Auburn Researcher Says Tar Balls are "Magnets for Bacteria"

Auburn Researcher Says Tar Balls are "Magnets for Bacteria"

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Doctor Cova Arias is a professor of aquatic microbiology at Auburn University and an expert on the often-deadly and sometimes flesh-eating bacteria vibrio vulnificus. Arias’ research at Auburn and through the school’s lab at Dauphin Island has focused on vibrio’s impact on the oyster industry which was brought to a standstill three years ago by the BP oil spill.

In 2010, when the spill washed ashore huge quantities of oil, out of curiosity, Arias set out to discover if vibrio were present in tar balls. She was highly surprised by what she found as she studied tar on the Alabama and Mississippi coasts.

“What was clear to us was that the tar balls contain a lot of vibrio vulnificus,” said Arias.

Arias can show an observer vibrio in the lab as it appears as a ring on the top of the solution in a test tube.  Vibrio is not something, though, that a person can see in the water, sand, or tar balls.

But, Arias’ research shows it there, especially in the tar balls, in big numbers.

According to Dr. Arias’ studies, there were ten times more vibrio vulnificus bacteria in tar balls than in the surrounding sand, and 100 times more than in the surrounding water.

“In general, (the tar balls) are like a magnet for bacteria,” said Arias.

Arias’ theory is that vibrio feeds on the microbes that are breaking down the tar.

She and researchers looked at tar balls that washed in to the same areas they had previously studied so they could therefore make valid comparisons to before the oil spill.

“What we also found was in water, the numbers were about ten times higher than the numbers that have reported before from that area,” said Arias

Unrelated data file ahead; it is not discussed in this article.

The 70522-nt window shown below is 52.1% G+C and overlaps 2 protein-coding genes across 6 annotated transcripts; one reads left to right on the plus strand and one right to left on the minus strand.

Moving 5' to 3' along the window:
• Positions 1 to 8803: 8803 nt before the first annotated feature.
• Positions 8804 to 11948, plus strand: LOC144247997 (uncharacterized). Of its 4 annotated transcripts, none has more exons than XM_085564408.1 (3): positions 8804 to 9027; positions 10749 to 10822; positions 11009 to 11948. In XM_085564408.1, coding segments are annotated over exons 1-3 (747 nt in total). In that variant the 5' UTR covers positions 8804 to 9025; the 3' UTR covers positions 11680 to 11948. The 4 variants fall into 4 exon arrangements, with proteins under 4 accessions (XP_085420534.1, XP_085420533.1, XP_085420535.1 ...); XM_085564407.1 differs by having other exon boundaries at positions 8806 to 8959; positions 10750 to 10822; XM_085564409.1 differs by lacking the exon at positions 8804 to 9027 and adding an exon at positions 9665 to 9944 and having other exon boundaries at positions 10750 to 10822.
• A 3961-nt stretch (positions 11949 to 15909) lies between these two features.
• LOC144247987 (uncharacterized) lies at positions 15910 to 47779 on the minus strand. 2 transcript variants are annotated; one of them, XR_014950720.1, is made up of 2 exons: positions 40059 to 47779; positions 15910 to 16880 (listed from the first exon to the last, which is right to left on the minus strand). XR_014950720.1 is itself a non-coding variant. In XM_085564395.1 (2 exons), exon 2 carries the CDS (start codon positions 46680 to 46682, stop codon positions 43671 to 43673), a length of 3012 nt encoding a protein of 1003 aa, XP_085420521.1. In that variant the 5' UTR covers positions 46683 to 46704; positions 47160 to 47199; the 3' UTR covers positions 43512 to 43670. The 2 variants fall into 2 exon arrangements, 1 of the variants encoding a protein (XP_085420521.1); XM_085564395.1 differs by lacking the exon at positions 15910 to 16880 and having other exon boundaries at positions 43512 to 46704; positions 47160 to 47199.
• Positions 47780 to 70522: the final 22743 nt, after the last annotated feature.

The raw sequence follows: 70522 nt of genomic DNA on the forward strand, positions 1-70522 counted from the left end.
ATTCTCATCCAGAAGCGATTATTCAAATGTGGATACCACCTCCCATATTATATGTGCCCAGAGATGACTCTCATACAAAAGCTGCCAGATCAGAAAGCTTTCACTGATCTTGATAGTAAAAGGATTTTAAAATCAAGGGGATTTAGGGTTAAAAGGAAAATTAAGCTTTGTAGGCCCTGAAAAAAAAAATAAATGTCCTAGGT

So the water alone had ten times as much vibrio as before the oil spill… and the tar balls themselves had 100-times more vibrio than the water.

Vibrio is contracted thru some sort of cut or abrasion on the skin, usually by the young or old, or someone with a compromised immune system. Doctors who fight infectious diseases, though, say the high levels of vibrio in and around tar balls should be taken seriously by everyone due to the random, but deadly, nature of bacteria.

“It can be very little exposure,” said Dr. John Vande Waa, an infectious disease specialist at the University of South Alabama Medical Center in Mobile. “Just the wrong place at the wrong time.”

BP disputes any tar ball - vibrio connection. BP sent this statement to News Five:
“The Arias study does not support a conclusion that tar balls may represent a new or important route of human exposure for Vibrio infection, or that the detection of Vibrio in tar balls would impact the overall public health risk, since there are other far more common sources of Vibrio, such as seawater and oysters.”

   

Tomorrow, News-5 talks with beach goers to find out what they know about the dangers of tar balls and whether or not they are concerned.

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